Gingrich 'at end of line,' says financial backer
Struggling White House hopeful Newt Gingrich is "at the end of his line" since it is mathematically impossible for him to win the Republican nomination, his chief financial backer said Thursday.
Las Vegas casino tycoon Sheldon Adelson, who has given more than $15 million to the Newt Gingrich Super PAC Winning Our Future, said he liked him but it was clear the former House speaker cannot win at his party's convention in August.
"It appears as though he's at the end of his line, because, I mean, mathematically he can't get anywhere near the numbers, and it's unlikely to be a brokered convention," he said in comments posted on JewishJournal.com.
Explaining why he has poured so much money into Gingrich's campaign -- which said this week it was slashing staff and focusing on the Florida convention -- he said: "I'm in favor of Newt Gingrich because I like people who make decisions.
"He's a decision-maker. You dont have to worry about using the word Islamo-fascist, or Islamo-terrorist, when that's what they are. Not all Islamists are terrorists, but all the terrorists are Islamist," he added.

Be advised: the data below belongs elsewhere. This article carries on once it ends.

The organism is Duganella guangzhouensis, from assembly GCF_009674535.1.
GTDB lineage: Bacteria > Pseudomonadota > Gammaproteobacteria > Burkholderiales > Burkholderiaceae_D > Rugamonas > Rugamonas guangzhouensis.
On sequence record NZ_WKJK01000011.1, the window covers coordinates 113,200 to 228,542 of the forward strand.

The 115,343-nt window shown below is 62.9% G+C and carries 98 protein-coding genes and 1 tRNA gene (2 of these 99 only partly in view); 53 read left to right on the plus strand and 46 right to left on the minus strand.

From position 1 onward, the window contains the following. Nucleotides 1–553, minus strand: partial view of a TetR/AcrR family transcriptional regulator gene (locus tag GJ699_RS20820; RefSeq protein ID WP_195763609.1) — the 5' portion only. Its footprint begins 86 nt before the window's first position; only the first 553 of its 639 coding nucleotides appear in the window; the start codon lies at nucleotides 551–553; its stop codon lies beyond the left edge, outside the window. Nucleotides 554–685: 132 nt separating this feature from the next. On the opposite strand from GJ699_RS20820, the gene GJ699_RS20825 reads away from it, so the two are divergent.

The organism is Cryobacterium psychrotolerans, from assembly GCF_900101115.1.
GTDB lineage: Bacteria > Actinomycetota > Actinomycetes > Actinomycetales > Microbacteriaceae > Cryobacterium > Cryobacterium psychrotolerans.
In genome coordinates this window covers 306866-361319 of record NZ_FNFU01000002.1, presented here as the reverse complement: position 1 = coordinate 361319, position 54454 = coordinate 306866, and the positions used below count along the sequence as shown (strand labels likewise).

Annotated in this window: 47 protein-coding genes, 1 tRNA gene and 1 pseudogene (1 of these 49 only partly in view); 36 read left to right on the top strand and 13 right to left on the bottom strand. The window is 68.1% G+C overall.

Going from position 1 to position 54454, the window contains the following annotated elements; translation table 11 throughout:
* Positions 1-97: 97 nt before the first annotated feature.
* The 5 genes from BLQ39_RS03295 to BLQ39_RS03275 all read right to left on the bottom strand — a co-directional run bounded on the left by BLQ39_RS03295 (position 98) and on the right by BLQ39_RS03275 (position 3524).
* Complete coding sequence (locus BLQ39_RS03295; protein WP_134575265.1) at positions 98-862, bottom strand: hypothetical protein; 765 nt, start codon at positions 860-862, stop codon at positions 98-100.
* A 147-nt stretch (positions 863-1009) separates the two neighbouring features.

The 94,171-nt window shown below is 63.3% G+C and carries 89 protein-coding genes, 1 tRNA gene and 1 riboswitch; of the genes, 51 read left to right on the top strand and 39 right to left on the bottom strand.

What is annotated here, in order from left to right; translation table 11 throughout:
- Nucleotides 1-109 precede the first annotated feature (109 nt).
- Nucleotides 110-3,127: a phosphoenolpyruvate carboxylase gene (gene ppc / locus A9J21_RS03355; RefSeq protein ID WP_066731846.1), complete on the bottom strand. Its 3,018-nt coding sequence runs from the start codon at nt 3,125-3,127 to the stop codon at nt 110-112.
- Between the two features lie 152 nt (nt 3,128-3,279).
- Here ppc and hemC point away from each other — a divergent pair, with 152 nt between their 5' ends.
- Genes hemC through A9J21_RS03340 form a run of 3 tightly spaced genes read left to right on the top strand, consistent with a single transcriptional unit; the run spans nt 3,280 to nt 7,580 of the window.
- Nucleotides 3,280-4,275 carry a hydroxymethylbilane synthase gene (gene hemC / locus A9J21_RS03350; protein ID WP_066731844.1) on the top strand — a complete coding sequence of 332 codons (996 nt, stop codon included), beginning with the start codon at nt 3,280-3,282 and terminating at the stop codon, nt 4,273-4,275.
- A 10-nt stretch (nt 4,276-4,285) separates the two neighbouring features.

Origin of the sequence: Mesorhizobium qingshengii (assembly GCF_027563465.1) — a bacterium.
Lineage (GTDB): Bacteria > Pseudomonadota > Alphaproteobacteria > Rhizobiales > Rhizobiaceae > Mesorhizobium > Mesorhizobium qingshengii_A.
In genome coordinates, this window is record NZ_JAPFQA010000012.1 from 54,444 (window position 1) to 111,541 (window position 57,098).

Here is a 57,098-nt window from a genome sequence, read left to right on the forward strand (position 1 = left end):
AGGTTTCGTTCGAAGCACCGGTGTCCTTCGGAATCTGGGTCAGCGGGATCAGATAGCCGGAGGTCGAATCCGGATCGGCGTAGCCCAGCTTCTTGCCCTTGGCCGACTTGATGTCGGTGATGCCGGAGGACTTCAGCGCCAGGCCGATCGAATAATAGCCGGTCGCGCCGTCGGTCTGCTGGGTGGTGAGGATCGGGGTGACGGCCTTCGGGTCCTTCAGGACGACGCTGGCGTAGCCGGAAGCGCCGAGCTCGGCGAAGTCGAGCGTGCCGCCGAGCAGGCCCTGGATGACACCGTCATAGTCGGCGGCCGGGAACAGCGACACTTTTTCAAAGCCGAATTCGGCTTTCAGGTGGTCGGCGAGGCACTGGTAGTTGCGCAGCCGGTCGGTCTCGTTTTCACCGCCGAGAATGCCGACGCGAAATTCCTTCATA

Gingrich has won just two of 34 nominating contests and trails a distant third in delegates, behind frontrunner Mitt Romney and former Pennsylvania senator Rick Santorum.
He has refused to bow out of the race despite calls by members of the party's establishment to rally behind Romney as the best candidate to take on President Barack Obama in November.
Adelson said he had suggested to both Gingrich and Romney that they get together, with the former House speaker as Romney's vice-presidential running mate.
But Romney had been non-committal, while Gingrich had explained that they would not be able to succeed as a two-person ticket, because other state governors would want to be the running mate as a condition of giving their support.
"Newt says, 'Listen, I will do that except that every governor whose help you need to go through in the election is hoping he'll be the vice president pick.
"'So if I go into the contest with a vice president already picked, they're not going to help me,'" he cited Gingrich as saying.
Adelson is head of Las Vegas Sands Corp., a company valued at more than $21 billion, according to Forbes magazine, and has been said to be single-handedly responsible for keeping Gingrich's campaign alive in recent months.